In part two of his monthly round up of sustainability news, Oliver Balch reports on how progress on circularity by the likes of Burberry, Zara, and C&A is not widely replicated
“Do not worry about . . . your body, what you will wear. [Is] the body more than clothes?” This famous injunction of Jesus was meant as a corrective against worldly worries when it was first issued two millennia ago. Today, however, worrying about what we wear feels all too prescient. The apparel and footwear industries together account for more than 8.1% of global climate impacts, the equivalent of 3,990 million metric tons of carbon dioxide, estimates suggest.
The industry isn’t ignorant of its need to resolve the problem it has with carbon emissions and high resource use. Part of the answer, it is suggested, lies in introducing more circular modes of production. Hence the 2017 commitment by 90 fashion brands and retailers (representing 12.5% of the global fashion market) to advance the cause of circularity back in 2017. Giving direction to their efforts is the Global Fashion Agenda, which is supported by the Ellen MacArthur Foundation, the Sustainable Apparel Coalition and Fashion Positive.
Progress, however, is mixed. According to a recent update, 15 of the signatories have failed to meet even the most minimum requirements of the commitment. Overall, only 21% of the 213 targets have so far been met. Participating brands have until June 2020 to achieve the remainder. Most progress has been made on recyclability (with 24 of 87 targets achieved), followed by the collection of used clothes or footwear (with 12 out of 52 targets accomplished).
If the cost of carbon and the price of fair wages were to be added in, the average €30 price tag for a pair of jeans would more than double to €63
The fashion industry is not without its bright spots, however. Only last month, for example, the Ellen MacArthur Foundation launched a new initiative to reduce waste and increase the use of recycled content in the manufacturer of jeans. Among the various requirements of the Jeans Redesign Guidelines is that each pair of jeans should include a minimum of 98% cellulose fibres (by weight). The scheme takes a strong steer from a joint initiative by C&A and Fashion For Good to develop C2C Gold Certified jeans. The jeans are made with 100% organic materials and designed to be reused, recycled into new products or safely composted.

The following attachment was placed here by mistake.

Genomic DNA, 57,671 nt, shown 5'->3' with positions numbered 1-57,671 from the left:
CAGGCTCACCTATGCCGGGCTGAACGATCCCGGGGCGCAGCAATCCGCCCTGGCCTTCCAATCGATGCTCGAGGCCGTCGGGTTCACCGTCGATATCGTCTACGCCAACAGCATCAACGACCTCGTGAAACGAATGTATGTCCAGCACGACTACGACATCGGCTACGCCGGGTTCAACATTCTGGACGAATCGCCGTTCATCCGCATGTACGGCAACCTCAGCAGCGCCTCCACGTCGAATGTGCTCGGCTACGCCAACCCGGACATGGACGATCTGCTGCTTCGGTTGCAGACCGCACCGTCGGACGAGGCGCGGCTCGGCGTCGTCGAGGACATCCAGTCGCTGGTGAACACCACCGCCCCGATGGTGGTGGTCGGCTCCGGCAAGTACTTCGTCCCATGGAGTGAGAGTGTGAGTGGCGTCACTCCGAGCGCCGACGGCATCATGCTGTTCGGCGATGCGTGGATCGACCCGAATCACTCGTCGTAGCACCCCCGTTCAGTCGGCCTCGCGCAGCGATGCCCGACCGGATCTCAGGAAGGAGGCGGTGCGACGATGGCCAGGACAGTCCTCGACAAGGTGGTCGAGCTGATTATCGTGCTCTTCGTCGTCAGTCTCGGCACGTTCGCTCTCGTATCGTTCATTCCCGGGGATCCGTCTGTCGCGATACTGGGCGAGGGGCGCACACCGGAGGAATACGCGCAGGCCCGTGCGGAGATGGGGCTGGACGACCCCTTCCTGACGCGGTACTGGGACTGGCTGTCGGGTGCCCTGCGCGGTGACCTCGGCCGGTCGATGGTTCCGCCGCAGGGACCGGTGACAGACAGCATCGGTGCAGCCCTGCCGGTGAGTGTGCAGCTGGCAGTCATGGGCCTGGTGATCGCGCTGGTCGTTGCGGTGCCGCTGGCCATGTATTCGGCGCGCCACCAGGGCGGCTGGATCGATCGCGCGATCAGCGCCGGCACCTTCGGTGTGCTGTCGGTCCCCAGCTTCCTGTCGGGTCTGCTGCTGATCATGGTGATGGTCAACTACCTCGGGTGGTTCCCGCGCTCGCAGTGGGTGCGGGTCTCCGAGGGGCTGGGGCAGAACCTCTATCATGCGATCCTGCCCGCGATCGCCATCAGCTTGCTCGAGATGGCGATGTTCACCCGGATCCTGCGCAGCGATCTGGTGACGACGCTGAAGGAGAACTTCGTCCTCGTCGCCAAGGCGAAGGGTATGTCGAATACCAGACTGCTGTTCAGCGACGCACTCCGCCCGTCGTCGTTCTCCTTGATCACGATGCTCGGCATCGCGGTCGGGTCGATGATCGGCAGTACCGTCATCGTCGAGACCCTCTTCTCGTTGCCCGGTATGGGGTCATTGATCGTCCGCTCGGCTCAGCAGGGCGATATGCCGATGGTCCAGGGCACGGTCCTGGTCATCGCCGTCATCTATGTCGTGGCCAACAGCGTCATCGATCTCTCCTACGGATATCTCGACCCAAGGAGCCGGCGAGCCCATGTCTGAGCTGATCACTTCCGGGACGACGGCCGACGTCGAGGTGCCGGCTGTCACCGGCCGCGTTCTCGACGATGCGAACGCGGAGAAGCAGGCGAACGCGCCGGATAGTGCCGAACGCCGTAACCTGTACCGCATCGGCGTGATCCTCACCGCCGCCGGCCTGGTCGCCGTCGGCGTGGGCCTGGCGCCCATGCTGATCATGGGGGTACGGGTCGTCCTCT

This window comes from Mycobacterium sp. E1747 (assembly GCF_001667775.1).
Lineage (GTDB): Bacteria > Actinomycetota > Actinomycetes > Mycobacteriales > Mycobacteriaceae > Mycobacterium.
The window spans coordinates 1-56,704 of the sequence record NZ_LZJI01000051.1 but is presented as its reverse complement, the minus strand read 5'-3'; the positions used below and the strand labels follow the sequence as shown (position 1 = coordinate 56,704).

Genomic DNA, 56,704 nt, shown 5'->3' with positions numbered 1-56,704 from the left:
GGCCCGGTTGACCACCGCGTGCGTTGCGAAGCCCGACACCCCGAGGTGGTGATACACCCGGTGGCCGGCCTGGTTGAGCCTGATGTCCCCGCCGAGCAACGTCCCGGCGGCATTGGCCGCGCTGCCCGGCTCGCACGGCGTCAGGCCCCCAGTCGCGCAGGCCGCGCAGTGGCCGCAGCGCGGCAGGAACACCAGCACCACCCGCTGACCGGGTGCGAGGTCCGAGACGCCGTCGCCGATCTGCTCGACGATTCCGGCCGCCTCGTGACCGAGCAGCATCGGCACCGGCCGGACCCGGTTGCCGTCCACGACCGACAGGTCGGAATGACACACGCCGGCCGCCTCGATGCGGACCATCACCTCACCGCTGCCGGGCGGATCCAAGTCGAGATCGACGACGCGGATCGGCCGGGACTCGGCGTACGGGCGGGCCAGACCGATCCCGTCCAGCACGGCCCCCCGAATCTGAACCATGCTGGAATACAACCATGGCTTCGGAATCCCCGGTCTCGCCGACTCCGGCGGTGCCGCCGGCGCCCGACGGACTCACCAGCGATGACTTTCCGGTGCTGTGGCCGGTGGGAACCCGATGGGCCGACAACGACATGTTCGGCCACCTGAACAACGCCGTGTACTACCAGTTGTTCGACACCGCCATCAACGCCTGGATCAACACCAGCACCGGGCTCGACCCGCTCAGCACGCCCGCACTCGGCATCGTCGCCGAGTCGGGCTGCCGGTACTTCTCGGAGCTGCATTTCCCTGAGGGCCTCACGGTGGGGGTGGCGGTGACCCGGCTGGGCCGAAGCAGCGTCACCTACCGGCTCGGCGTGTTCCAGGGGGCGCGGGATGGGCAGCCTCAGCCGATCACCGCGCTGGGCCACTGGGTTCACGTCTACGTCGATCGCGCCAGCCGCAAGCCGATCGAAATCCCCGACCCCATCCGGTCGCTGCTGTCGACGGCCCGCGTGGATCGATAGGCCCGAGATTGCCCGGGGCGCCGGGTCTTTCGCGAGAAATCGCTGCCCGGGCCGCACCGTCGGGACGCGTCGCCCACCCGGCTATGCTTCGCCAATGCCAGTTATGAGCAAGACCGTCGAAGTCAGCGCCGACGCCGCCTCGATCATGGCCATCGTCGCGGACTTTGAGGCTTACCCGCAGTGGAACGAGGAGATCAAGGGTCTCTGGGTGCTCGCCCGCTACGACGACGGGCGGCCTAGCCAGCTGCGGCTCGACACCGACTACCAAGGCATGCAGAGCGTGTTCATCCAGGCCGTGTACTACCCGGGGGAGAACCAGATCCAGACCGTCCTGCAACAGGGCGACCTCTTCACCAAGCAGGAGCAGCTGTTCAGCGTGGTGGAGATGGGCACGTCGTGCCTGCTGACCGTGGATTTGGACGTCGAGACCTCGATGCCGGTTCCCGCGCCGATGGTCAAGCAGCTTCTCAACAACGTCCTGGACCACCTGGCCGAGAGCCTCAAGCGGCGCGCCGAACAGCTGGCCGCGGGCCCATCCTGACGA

Advocates of a more circular approach argue that fashion manufacturers ignore the hidden costs of conventional production methods. According to new research, if the cost of carbon and the price of fair wages (along with other externalised costs) were to be added in, the average €30 price tag for a pair of jeans would more than double to €63. In 2017, the global jeans retail market value was estimated at $42bn, with European consumers owning more than five pairs per person on average.
Among other recent positive developments is the launch by Burberry of a new jacket made from sustainable nylon yarn. The Econyl fabric used in the product derives from a mix of old fishing nets, fabric scraps, and industrial plastic. Burberry is also experimenting with a fabric made from volcanic sand and waste coconut shell, among other innovations. Fashion label Prada also features Econyl, an invention of Italian synthetic fibre firmAquafil, in a new sustainable line of its iconic bags. The US fashion brand features the breakthrough material in a new video series, entitled Prada Re-Nylon.
In other news, high street fashion chain Zara has announced that its new collections will be made from 100% sustainable fabrics before 2025. By 2023, meanwhile, the brand has pledged to ensure that all the viscose used in its fabrics will also be 100% sustainable. Zara’s parent company, Inditex, which posted net annual profits of €344bn in mid-July, already operates clothes banks in more than 800 of its global stores. Since 2015, it the company has collected more than 34,000 tonnes of used stock.
Such voluntarism appears to be the direction in which the governance debate regarding the sector is heading. This is certainly the case in the UK, where parliamentarians recently rejected proposals for a mandatory extended producer responsibility scheme for the fast fashion industry. The idea featured in a list of hard-hitting recommendations made by the Environmental Audit Committee last February. Among other measures, the Fixing Fashion Report also called for a ban on incinerating or landfilling unsold stock that can be reused or recycled, as well as compulsory environmental targets for fashion retailers with a turnover above £36 million. All the proposed measures were rejected by the UK government in its official response back in June.
This article is part of this month’s CSR Cheat Sheet round-up. See also:
CSR Cheat Sheet part 1: Food industry struggling to meet SDGs as hunger grows
CSR Cheat Sheet part 3: BlackRock’s uncertain progress on ESG